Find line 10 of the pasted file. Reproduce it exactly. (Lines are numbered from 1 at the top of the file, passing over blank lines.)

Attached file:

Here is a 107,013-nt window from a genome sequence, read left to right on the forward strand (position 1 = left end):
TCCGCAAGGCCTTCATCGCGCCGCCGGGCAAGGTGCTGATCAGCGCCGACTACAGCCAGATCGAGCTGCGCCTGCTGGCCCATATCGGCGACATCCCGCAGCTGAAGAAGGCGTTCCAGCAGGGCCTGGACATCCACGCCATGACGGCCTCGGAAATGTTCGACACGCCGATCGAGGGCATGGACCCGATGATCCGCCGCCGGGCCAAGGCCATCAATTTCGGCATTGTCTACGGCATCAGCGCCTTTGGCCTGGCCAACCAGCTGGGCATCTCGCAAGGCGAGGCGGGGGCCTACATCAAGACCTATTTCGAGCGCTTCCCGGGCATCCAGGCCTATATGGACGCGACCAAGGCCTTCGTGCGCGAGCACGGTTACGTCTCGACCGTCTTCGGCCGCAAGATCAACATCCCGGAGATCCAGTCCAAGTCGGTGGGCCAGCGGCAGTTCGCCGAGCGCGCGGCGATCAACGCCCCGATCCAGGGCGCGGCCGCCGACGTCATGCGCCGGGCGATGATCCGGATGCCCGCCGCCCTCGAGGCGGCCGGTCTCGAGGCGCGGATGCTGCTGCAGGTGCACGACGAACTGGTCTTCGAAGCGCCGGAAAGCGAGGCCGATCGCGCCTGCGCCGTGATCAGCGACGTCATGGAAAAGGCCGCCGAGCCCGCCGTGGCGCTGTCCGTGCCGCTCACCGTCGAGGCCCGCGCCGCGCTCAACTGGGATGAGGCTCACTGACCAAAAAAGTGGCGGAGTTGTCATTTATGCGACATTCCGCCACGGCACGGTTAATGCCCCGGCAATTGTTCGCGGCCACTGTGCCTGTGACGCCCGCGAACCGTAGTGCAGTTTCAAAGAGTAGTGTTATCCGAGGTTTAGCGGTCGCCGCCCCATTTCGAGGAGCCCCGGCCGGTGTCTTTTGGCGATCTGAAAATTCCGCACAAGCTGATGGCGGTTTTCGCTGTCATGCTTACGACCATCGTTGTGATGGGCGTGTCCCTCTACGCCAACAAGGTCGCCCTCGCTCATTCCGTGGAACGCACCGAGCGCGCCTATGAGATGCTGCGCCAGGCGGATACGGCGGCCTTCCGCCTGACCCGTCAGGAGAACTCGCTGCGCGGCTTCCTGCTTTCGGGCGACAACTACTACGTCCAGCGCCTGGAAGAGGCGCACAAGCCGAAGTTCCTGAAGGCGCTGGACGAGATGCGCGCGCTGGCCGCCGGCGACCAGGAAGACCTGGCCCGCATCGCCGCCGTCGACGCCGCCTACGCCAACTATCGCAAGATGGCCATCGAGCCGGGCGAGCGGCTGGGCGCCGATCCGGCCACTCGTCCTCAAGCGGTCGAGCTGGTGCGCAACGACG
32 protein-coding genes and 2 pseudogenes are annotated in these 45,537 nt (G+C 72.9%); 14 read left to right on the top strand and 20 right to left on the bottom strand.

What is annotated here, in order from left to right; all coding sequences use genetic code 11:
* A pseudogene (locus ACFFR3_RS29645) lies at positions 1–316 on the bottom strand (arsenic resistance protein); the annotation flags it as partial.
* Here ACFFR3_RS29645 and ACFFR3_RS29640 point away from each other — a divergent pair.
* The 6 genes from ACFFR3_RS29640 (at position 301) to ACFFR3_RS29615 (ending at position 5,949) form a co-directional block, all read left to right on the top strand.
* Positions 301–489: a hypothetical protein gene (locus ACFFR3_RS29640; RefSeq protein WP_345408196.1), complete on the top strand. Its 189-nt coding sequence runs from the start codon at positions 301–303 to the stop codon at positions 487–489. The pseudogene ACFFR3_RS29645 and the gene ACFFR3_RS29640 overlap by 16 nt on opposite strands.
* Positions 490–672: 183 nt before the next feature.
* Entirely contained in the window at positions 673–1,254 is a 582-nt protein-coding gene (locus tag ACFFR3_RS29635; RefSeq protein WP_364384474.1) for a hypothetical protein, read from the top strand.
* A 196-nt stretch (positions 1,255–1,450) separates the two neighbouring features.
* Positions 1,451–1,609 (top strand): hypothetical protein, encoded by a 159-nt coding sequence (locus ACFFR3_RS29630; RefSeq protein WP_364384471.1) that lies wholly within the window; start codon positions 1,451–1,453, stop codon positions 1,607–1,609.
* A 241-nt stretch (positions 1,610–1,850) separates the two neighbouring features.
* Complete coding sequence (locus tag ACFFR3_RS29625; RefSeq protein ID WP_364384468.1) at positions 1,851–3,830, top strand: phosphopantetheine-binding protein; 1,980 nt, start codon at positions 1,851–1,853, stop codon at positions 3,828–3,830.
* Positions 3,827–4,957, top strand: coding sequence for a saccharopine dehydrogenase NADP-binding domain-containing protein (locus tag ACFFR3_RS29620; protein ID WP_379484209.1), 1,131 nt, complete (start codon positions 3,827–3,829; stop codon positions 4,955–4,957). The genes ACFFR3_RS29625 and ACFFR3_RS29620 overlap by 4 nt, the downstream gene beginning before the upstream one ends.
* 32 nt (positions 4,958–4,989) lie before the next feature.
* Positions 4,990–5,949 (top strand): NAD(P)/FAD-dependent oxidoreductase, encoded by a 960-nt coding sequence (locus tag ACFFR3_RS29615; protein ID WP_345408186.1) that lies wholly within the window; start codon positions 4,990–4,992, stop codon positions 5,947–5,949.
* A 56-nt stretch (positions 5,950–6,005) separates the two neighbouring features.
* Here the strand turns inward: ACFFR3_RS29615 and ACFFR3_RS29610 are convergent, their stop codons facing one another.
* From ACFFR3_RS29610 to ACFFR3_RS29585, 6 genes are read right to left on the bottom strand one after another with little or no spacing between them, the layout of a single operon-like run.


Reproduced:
* Entirely contained in the window at positions 673–1,254 is a 582-nt protein-coding gene (locus tag ACFFR3_RS29635; RefSeq protein WP_364384474.1) for a hypothetical protein, read from the top strand.